Penile cancer is a rare form of cancer that forms in the penis. The penis contains several types of tissues and different types of penile cancer may develop in these cells. It is important for your health care provider to determine which type of penile cells are affected in order to gauge the seriousness of the disease and plan the best treatment.
The following are common types of penile cancer:
Penile cancer starts on the glans (head), or tip, of the penis and spreads from there. Some men may have obvious symptoms in the early stages, while others may not have any symptoms until the disease has advanced. Although it may not mean cancer, any abnormalities of the penis should be reported to your doctor as soon as possible. Unfortunately, many men are reluctant to discuss these issues with their physician, and may delay seeking treatment until the disease is advanced and harder to treat.
Men who have retained their foreskin need to examine the area underneath the foreskin regularly, as well as to keep the area clean to lower their risk. Penile cancer symptoms may include:
Cancer of the penis is extremely rare in the U.S., affecting only about 1,500 men each year. The penile cancer rate is much higher among men in India and some South American and African countries.
The risks for penile cancer include:
Age: Most cases are seen in men aged 50-70, although nearly a third of cases occur in men under 50.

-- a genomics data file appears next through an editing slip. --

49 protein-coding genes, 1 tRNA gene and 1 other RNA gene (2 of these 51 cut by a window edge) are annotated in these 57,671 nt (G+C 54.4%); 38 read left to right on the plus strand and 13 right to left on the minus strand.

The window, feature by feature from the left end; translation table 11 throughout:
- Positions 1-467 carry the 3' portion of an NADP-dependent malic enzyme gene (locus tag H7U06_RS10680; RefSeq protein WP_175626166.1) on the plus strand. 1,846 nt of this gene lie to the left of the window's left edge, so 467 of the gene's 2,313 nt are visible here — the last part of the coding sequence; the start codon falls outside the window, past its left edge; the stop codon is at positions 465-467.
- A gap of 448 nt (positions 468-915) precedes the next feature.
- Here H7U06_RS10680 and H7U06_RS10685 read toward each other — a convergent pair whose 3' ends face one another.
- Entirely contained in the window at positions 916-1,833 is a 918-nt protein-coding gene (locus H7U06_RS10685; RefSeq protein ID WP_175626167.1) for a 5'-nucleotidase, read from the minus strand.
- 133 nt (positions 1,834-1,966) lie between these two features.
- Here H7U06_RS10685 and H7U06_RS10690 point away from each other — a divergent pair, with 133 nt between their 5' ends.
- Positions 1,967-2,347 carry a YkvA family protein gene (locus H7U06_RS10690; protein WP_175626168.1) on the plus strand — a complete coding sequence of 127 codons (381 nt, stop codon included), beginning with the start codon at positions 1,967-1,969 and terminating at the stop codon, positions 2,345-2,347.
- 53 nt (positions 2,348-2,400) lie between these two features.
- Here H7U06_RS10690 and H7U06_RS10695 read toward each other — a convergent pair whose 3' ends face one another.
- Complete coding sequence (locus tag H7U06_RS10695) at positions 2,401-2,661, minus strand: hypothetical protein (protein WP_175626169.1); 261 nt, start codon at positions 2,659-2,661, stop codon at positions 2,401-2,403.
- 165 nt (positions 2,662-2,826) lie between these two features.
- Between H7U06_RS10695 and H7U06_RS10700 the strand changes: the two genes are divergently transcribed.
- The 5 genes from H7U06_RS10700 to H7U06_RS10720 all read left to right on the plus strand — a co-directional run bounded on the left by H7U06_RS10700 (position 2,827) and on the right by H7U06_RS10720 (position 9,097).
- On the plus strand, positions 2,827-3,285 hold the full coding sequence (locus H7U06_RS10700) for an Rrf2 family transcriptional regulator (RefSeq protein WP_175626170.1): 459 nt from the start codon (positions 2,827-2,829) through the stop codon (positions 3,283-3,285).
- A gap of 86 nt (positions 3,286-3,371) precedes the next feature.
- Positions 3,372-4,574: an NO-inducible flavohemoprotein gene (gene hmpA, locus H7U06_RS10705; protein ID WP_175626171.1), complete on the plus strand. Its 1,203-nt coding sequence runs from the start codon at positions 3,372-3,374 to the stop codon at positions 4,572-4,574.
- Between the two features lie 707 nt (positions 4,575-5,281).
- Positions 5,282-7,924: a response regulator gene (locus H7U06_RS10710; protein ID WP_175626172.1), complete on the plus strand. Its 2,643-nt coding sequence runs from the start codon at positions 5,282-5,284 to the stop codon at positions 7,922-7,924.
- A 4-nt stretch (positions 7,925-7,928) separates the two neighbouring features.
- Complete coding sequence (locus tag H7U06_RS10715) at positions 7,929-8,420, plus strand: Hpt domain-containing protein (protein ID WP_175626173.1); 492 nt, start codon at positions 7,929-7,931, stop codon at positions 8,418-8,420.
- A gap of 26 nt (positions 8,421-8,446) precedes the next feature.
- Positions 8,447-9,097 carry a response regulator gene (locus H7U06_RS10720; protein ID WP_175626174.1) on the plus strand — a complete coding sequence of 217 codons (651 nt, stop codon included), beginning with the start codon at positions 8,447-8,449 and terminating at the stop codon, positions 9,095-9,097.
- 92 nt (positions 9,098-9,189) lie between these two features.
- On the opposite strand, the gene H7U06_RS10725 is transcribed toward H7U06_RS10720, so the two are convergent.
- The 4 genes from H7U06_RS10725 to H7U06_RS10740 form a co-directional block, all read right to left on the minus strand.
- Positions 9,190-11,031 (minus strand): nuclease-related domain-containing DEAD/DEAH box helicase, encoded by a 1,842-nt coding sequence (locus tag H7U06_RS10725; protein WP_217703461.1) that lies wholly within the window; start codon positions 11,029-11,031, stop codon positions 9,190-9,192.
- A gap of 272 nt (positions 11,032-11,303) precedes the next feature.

Smoking: Men who either chew or smoke tobacco are more at risk for penile cancer.
Human Papillomavirus (HPV): This sexually transmitted disease has more than a dozen subtypes. HPV 16 and HPV 18 are most frequently linked to penile cancer.
Lack of circumcision at birth: Studies have shown that penile cancer rates are higher in populations where circumcision is done later or not at all.
Phimosis: A condition in which it's difficult to pull back the foreskin, which can lead to the buildup of body oils, bacteria and other debris known as smegma.
Most cases of penile cancer are first detected as a change in color of the skin of the penis. A doctor should examine the penis to check for other lesions or abnormalities as well as to screen for benign conditions which might be confused with penile cancer. After the physical examination of the penis, a biopsy is needed to confirm an accurate diagnosis of the cancer.
Treating penile cancer depends on the stage of disease. Surgery is the most common form of therapy, but laser therapy and radiation can be used for smaller tumors.
Surgery to remove all or part of the penis is called penectomy:
Partial penectomy is a frequently used form of therapy. The tumor is removed along with a margin of normal tissue. Historically, a two-centimeter margin was obtained in all cases, but more recent data suggest that such wide margins may not be necessary. Surgeons are currently attempting to spare as much of the glans (head) and shaft as possible to retain urinary and sexual function.
Total penectomy involves removal of the entire penis for large tumors. The surgeon reroutes the urethra behind the testicles and a urethrostomy (hole) is created so the patient can urinate. Penile reconstruction surgery using a flap of skin from the forearm to create a new penis has been done, but the procedure is still extremely rare.